Paying ransom to win the release of kidnapped Japanese, buying off foreign dignitaries to reach backdoor deals and giving cash in exchange for secrets.
These are just some of the ways Japan’s discretionary funds — known as “kimitsuhi” or “hoshohi” — are used, or so it is said.
The funds are set aside and kept under wraps to give the government a stash of cash for those times when officials believe the nation’s interest is best served by secrecy.
But the secret funds have drawn criticism in recent years after retired lawmakers who were once in charge of them came clean on how the money was actually spent.
Following are questions and answers on the government’s mysterious funds:
What constitutes secret funds and what is their purpose?
Kimitsuhi are defined as “expenses used to smoothly and effectively carry out government projects.” But they are in fact made up of taxpayer money that government leaders can spend freely without having to report how.
There are primarily two such funds, one under the Cabinet Secretariat handled by the chief Cabinet secretary and the other controlled by the Foreign Ministry.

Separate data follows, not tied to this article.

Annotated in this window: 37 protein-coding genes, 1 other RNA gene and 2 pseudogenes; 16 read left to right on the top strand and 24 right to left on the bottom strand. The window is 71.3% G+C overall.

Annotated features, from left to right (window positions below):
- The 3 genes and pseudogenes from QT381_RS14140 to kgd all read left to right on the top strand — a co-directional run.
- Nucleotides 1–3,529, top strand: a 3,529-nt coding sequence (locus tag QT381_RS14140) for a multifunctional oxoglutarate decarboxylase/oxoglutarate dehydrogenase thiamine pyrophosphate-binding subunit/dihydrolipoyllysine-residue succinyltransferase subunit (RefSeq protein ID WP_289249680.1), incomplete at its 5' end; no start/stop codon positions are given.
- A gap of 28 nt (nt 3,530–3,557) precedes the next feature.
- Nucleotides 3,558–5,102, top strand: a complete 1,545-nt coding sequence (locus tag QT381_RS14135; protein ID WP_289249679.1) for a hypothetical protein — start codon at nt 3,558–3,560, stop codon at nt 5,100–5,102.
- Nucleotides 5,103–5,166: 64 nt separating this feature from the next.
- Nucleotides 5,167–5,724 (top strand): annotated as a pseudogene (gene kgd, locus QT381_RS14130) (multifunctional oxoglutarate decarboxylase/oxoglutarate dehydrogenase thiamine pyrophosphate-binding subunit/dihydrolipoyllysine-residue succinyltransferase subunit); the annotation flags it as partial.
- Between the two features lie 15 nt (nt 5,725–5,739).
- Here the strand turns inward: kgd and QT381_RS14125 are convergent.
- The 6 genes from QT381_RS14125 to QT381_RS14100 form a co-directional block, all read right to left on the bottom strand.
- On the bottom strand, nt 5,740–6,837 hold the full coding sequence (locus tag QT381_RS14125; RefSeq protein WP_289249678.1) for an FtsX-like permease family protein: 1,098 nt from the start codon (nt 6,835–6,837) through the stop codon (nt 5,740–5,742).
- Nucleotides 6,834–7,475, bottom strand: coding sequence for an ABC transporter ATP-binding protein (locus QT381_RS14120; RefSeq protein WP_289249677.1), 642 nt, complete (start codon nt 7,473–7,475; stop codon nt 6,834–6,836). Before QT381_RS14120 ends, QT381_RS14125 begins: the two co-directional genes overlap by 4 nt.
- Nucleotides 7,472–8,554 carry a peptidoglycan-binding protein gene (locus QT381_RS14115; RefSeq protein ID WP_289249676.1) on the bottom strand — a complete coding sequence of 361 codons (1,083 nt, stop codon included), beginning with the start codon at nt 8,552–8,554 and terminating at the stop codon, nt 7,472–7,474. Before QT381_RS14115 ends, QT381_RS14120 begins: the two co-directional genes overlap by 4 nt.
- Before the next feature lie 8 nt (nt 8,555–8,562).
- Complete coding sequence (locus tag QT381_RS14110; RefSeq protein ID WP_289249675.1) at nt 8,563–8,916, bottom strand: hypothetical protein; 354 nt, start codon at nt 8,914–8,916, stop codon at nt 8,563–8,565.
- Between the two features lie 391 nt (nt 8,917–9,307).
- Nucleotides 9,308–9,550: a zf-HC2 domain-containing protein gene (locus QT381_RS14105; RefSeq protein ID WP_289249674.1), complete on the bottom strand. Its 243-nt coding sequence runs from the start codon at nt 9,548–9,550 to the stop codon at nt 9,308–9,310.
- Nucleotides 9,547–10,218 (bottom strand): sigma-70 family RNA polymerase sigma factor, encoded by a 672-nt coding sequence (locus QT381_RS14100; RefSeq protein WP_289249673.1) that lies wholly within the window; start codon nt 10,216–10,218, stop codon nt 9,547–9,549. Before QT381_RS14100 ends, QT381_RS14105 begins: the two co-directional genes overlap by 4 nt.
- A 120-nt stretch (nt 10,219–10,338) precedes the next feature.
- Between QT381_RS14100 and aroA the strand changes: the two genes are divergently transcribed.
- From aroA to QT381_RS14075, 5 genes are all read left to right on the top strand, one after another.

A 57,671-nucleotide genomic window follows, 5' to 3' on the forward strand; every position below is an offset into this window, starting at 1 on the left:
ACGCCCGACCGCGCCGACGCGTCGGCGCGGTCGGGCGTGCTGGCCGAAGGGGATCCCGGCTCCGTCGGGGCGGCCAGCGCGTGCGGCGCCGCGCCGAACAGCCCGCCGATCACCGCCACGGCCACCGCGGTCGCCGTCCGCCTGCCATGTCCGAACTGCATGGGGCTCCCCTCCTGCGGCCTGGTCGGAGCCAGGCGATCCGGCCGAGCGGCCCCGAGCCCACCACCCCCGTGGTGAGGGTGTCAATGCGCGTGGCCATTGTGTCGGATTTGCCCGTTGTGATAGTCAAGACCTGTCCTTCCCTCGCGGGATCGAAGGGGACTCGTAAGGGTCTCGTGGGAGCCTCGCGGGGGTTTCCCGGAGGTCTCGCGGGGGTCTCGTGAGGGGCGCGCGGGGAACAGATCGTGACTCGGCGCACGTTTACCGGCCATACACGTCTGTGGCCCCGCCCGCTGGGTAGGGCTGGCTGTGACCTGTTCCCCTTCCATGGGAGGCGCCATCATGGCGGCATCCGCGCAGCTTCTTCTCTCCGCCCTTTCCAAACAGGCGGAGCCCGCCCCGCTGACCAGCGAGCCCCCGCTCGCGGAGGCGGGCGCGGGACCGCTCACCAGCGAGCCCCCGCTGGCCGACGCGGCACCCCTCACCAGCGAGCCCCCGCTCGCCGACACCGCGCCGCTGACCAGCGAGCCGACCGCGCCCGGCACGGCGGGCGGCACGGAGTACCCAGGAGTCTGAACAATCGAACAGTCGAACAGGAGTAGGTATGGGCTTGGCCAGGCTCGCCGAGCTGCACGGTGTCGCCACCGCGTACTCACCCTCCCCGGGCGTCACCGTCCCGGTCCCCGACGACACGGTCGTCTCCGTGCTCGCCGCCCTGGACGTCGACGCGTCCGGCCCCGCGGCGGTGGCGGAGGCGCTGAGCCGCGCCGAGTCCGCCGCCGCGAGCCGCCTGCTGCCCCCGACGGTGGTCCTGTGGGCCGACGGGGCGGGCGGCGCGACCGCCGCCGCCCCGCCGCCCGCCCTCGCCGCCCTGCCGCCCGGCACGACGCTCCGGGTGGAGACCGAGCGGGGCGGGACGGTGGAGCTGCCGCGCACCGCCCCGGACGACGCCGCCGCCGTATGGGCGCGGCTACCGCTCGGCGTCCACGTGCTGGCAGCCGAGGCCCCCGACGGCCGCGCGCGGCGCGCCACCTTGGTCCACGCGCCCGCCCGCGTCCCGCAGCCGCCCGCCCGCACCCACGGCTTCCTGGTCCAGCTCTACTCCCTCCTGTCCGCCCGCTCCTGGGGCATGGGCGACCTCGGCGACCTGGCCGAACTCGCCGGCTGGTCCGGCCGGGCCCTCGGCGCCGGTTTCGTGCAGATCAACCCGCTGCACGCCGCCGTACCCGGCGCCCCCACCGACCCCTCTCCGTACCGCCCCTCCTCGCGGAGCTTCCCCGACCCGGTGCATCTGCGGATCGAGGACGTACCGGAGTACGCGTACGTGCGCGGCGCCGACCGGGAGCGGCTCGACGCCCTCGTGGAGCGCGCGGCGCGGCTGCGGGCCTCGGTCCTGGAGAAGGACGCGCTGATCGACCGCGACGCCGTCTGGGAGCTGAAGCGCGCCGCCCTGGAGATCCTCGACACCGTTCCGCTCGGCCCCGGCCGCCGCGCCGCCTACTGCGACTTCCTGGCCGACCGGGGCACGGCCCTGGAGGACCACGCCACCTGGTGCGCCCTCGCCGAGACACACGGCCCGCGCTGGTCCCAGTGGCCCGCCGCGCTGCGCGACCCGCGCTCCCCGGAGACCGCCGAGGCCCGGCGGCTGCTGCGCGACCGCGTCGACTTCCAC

The stated purpose of these funds is to allow the government to spend wads of cash on anything from gathering intelligence to backdoor negotiations with other countries. It is also sometimes spent during negotiations to free Japanese citizens abducted in foreign countries.
Due to their nature, however, how the funds are used and where they end up is not disclosed and no paper trail is required.
For fiscal 2010, ¥1.46 billion was earmarked for the Cabinet Secretariat’s secret fund and ¥2.7 billion for the Foreign Ministry’s. In the case of the Cabinet Secretariat, the chief Cabinet secretary has access to a safe in the prime minister’s office containing around ¥80 million in cash at any given time. About ¥100 million is spent each month. It’s not clear what the size of the Foreign Ministry’s stash is.
But what is the money actually spent on?
At the Cabinet Secretariat, a large portion of the cash is spent buying off opposition lawmakers to get key bills through the Diet, according to various sources, including former chief Cabinet secretaries.
For instance, when the bill introducing the consumption tax was submitted to the Diet in the late 1980s, the opposition parties attacked it fiercely.
To pass the bill, members of the then governing Liberal Democratic Party wined and dined opposition lawmakers night after night and gave them ¥1 million for “taxi fare” when they headed home, according to “Kimitsuhi” (“Secret Funds”), a book by journalist Takao Toshikawa.